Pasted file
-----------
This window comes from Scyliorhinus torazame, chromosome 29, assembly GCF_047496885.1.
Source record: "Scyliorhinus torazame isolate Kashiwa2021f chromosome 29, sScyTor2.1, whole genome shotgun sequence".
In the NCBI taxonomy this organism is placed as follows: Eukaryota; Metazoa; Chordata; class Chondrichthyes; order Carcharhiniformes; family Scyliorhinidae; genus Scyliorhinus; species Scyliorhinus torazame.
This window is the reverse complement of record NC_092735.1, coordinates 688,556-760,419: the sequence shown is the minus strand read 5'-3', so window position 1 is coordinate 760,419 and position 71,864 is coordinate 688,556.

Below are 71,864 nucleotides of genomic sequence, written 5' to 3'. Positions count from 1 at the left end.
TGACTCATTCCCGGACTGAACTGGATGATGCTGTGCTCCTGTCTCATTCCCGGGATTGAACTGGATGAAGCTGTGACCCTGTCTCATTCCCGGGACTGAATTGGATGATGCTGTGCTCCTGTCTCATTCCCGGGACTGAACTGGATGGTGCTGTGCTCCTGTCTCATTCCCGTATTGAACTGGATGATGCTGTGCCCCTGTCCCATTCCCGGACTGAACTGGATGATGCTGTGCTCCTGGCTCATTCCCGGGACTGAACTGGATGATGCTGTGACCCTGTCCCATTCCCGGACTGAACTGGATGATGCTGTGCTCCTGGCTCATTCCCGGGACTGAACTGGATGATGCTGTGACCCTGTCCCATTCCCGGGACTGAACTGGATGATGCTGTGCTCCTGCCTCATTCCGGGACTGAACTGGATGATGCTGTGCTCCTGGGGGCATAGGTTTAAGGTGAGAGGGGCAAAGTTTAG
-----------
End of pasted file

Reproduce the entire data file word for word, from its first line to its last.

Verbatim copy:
This window comes from Scyliorhinus torazame, chromosome 29, assembly GCF_047496885.1.
Source record: "Scyliorhinus torazame isolate Kashiwa2021f chromosome 29, sScyTor2.1, whole genome shotgun sequence".
In the NCBI taxonomy this organism is placed as follows: Eukaryota; Metazoa; Chordata; class Chondrichthyes; order Carcharhiniformes; family Scyliorhinidae; genus Scyliorhinus; species Scyliorhinus torazame.
This window is the reverse complement of record NC_092735.1, coordinates 688,556-760,419: the sequence shown is the minus strand read 5'-3', so window position 1 is coordinate 760,419 and position 71,864 is coordinate 688,556.

Below are 71,864 nucleotides of genomic sequence, written 5' to 3'. Positions count from 1 at the left end.
TGACTCATTCCCGGACTGAACTGGATGATGCTGTGCTCCTGTCTCATTCCCGGGATTGAACTGGATGAAGCTGTGACCCTGTCTCATTCCCGGGACTGAATTGGATGATGCTGTGCTCCTGTCTCATTCCCGGGACTGAACTGGATGGTGCTGTGCTCCTGTCTCATTCCCGTATTGAACTGGATGATGCTGTGCCCCTGTCCCATTCCCGGACTGAACTGGATGATGCTGTGCTCCTGGCTCATTCCCGGGACTGAACTGGATGATGCTGTGACCCTGTCCCATTCCCGGACTGAACTGGATGATGCTGTGCTCCTGGCTCATTCCCGGGACTGAACTGGATGATGCTGTGACCCTGTCCCATTCCCGGGACTGAACTGGATGATGCTGTGCTCCTGCCTCATTCCGGGACTGAACTGGATGATGCTGTGCTCCTGGGGGCATAGGTTTAAGGTGAGAGGGGCAAAGTTTAG